Cobb County, Georgia, has been ordered to pay a $100,000 settlement to a woman who filed a civil complaint after she was arrested for the victimless crime of shouting obscenities at police officers.
Local political activist Amy Elizabeth Barnes was arrested in 2012 after a bike ride to the grocery store led her to come by two officers conducting an arrest of a black man.
Angered by the systemic police harassment of poor people and minorities, according to her complaint, she flipped them the bird and yelled “Fu*k the police,” as well as, “police suck.”
At that point, the two cops reportedly forgot all about the suspected thief they were confronting, and instead proceeded to chase Barnes.
“They came after me like it was some action movie,” Barnes said in an interview with WSBTV.
The outspoken activist was arrested and spent 23 hours in jail, six of which were spent in solitary confinement, which she labeled as torturous.
“Having no clock, no person to speak to, empty walls. We need human contact,” Barnes recalled.
Barnes requested that the county dismiss the charges against her, claiming she was “unlawfully arrested for protesting via loud speech while riding a bicycle along a public street.”
The cops, however, claimed she “was attempting to incite violence or was engaged in any form of physical confrontation,” reports The Marietta Daily Journal.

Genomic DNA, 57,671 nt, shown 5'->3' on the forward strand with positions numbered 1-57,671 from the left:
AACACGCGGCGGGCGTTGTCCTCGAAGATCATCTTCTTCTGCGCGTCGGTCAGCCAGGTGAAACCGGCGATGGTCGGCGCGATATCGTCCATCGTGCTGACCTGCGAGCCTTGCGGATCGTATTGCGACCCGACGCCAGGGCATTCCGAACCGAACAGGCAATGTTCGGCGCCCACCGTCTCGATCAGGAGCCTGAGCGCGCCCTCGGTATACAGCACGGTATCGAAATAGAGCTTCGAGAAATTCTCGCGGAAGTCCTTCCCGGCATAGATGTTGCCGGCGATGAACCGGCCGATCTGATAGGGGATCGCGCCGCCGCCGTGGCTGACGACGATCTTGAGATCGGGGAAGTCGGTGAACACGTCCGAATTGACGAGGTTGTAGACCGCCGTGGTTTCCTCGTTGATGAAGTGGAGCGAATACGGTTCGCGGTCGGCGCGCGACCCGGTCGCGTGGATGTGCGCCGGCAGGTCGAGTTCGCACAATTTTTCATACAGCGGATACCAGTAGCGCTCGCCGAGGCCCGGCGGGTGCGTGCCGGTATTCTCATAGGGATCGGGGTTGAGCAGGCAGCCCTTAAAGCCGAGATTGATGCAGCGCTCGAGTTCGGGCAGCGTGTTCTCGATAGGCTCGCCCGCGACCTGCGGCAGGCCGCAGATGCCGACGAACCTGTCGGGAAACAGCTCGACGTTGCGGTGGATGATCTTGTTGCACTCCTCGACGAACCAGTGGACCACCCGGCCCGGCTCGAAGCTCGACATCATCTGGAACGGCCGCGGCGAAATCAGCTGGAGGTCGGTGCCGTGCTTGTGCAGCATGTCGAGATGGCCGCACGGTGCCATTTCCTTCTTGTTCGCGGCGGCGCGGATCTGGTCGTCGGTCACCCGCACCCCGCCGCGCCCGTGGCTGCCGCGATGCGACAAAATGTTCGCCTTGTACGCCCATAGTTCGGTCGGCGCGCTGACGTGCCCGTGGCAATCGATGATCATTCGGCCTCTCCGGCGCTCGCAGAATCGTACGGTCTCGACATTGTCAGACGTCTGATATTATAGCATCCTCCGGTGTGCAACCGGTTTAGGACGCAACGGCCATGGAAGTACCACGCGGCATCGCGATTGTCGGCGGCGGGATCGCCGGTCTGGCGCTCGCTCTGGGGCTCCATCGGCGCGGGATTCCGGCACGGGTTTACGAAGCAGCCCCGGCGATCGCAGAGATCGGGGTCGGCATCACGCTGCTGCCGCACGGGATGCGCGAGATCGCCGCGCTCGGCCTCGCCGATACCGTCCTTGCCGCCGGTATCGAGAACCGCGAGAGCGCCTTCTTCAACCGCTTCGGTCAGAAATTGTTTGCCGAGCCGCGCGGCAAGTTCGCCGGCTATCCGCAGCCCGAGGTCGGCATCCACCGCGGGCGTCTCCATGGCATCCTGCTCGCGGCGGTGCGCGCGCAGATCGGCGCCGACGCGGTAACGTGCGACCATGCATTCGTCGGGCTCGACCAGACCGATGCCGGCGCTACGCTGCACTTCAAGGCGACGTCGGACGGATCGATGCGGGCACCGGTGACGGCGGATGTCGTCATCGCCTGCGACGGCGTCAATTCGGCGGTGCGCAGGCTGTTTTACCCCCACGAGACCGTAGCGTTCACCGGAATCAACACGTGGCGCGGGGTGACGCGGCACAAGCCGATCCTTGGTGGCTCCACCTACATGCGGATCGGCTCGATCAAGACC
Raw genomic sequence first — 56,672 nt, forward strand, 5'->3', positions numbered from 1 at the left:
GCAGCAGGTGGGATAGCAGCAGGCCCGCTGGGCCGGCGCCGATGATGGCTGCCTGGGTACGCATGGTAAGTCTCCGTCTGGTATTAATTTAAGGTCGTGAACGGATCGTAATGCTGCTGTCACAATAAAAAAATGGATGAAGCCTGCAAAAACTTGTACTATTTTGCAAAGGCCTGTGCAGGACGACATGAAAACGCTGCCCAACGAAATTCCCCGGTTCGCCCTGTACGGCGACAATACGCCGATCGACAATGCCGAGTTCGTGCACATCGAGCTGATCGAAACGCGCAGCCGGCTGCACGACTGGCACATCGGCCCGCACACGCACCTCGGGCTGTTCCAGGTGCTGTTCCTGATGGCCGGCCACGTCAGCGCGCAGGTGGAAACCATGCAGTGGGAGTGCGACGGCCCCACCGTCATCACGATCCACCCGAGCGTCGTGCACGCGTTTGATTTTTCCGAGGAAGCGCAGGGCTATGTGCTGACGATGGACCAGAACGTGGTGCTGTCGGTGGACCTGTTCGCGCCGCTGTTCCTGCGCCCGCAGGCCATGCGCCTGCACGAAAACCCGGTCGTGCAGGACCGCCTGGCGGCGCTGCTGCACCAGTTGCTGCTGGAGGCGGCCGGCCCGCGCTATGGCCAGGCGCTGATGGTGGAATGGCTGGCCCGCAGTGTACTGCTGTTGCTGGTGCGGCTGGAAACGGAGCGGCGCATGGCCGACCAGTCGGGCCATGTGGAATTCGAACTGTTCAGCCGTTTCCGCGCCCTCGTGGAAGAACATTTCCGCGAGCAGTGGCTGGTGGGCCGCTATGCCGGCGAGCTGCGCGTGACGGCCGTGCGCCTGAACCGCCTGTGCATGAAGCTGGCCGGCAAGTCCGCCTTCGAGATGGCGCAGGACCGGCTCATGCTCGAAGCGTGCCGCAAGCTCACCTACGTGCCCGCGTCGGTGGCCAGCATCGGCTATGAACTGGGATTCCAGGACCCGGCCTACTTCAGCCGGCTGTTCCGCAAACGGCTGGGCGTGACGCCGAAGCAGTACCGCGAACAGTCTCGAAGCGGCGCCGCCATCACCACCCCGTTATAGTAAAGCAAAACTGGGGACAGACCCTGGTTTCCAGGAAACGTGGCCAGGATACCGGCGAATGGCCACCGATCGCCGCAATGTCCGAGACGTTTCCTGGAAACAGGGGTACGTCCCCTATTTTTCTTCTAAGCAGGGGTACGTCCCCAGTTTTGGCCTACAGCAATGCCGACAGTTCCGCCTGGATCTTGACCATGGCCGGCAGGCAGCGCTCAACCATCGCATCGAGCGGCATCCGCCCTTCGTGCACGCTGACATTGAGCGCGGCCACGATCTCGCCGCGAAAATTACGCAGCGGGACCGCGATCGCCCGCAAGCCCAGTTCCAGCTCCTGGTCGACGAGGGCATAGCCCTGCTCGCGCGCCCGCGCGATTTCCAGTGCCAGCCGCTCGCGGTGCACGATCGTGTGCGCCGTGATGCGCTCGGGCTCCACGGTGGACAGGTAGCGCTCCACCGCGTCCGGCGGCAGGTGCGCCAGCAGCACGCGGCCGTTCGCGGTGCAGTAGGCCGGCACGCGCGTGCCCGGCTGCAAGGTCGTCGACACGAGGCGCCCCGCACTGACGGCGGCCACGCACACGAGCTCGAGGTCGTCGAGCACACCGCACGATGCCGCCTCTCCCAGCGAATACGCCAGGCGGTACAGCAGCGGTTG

State Court Judge Melodie Clayton dismissed the charges saying that while Barnes’ words were “insulting and inappropriate,” they should not have made the officers fear for their safety.
“In addition, the word ‘suck,’ used as an epithet, is now common enough in modern society that it cannot reasonably provoke a threat of violence,” Clayton wrote. “The defendant’s other statement, ‘(expletive) the police,’ was a fleeting epithet that was insulting and inappropriate, but it did not create an immediate threat and danger of violence.
“The defendant’s statements, although offensive to this court, clearly constitute political speech,” Clayton said of the dismissal. “Her words were insulting, but as a matter of well-established constitutional law, they did not constitute ‘fighting words.’”
Barnes attorney, Cynthia Counts, says the ruling is a huge win for citizens’ First Amendment rights to free speech.
“It’s important to understand that people have a right to express their ideas and no matter how offensive it’s not a basis for penalizing someone. And that’s just wrong it violates the First Amendment,” Counts said to My Fox Atlanta.
“The line is you cannot threaten someone to make them fearful. The limit in terms of this case it was really no basis at all she caused no threat.”
Last year a federal court also ruled that flipping cops off did not constitute an arrestable offense.
“In a 14-page opinion, the U.S. Court of Appeals for the 2nd Circuit ruled that the ‘ancient gesture of insult is not the basis for a reasonable suspicion of a traffic violation or impending criminal activity,’” reported Ryan J. Reilly.